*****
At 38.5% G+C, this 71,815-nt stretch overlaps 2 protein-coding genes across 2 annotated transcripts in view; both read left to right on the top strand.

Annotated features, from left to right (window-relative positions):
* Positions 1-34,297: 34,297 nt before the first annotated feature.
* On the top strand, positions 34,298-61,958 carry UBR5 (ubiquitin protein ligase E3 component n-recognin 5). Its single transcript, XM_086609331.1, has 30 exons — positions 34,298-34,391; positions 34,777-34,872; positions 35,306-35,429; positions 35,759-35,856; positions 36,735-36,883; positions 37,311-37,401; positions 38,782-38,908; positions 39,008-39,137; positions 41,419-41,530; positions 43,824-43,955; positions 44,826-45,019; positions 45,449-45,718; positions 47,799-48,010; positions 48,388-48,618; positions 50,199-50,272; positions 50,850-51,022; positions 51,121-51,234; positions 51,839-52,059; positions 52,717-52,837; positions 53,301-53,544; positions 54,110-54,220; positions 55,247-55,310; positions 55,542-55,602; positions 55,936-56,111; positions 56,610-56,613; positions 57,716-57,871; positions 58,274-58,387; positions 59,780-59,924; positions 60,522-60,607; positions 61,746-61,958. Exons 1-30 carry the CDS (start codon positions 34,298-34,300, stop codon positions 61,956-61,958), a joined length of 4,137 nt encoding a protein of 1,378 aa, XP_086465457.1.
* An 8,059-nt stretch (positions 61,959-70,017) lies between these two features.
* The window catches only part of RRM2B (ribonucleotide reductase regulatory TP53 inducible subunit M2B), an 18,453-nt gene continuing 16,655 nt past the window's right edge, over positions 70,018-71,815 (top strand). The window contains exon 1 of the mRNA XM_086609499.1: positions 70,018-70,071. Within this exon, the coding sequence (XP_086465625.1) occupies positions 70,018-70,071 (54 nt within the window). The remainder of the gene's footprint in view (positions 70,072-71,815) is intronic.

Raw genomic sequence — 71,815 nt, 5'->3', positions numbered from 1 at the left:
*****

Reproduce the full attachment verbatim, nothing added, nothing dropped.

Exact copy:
At 38.5% G+C, this 71,815-nt stretch overlaps 2 protein-coding genes across 2 annotated transcripts in view; both read left to right on the top strand.

Annotated features, from left to right (window-relative positions):
* Positions 1-34,297: 34,297 nt before the first annotated feature.
* On the top strand, positions 34,298-61,958 carry UBR5 (ubiquitin protein ligase E3 component n-recognin 5). Its single transcript, XM_086609331.1, has 30 exons — positions 34,298-34,391; positions 34,777-34,872; positions 35,306-35,429; positions 35,759-35,856; positions 36,735-36,883; positions 37,311-37,401; positions 38,782-38,908; positions 39,008-39,137; positions 41,419-41,530; positions 43,824-43,955; positions 44,826-45,019; positions 45,449-45,718; positions 47,799-48,010; positions 48,388-48,618; positions 50,199-50,272; positions 50,850-51,022; positions 51,121-51,234; positions 51,839-52,059; positions 52,717-52,837; positions 53,301-53,544; positions 54,110-54,220; positions 55,247-55,310; positions 55,542-55,602; positions 55,936-56,111; positions 56,610-56,613; positions 57,716-57,871; positions 58,274-58,387; positions 59,780-59,924; positions 60,522-60,607; positions 61,746-61,958. Exons 1-30 carry the CDS (start codon positions 34,298-34,300, stop codon positions 61,956-61,958), a joined length of 4,137 nt encoding a protein of 1,378 aa, XP_086465457.1.
* An 8,059-nt stretch (positions 61,959-70,017) lies between these two features.
* The window catches only part of RRM2B (ribonucleotide reductase regulatory TP53 inducible subunit M2B), an 18,453-nt gene continuing 16,655 nt past the window's right edge, over positions 70,018-71,815 (top strand). The window contains exon 1 of the mRNA XM_086609499.1: positions 70,018-70,071. Within this exon, the coding sequence (XP_086465625.1) occupies positions 70,018-70,071 (54 nt within the window). The remainder of the gene's footprint in view (positions 70,072-71,815) is intronic.

Raw genomic sequence — 71,815 nt, 5'->3', positions numbered from 1 at the left: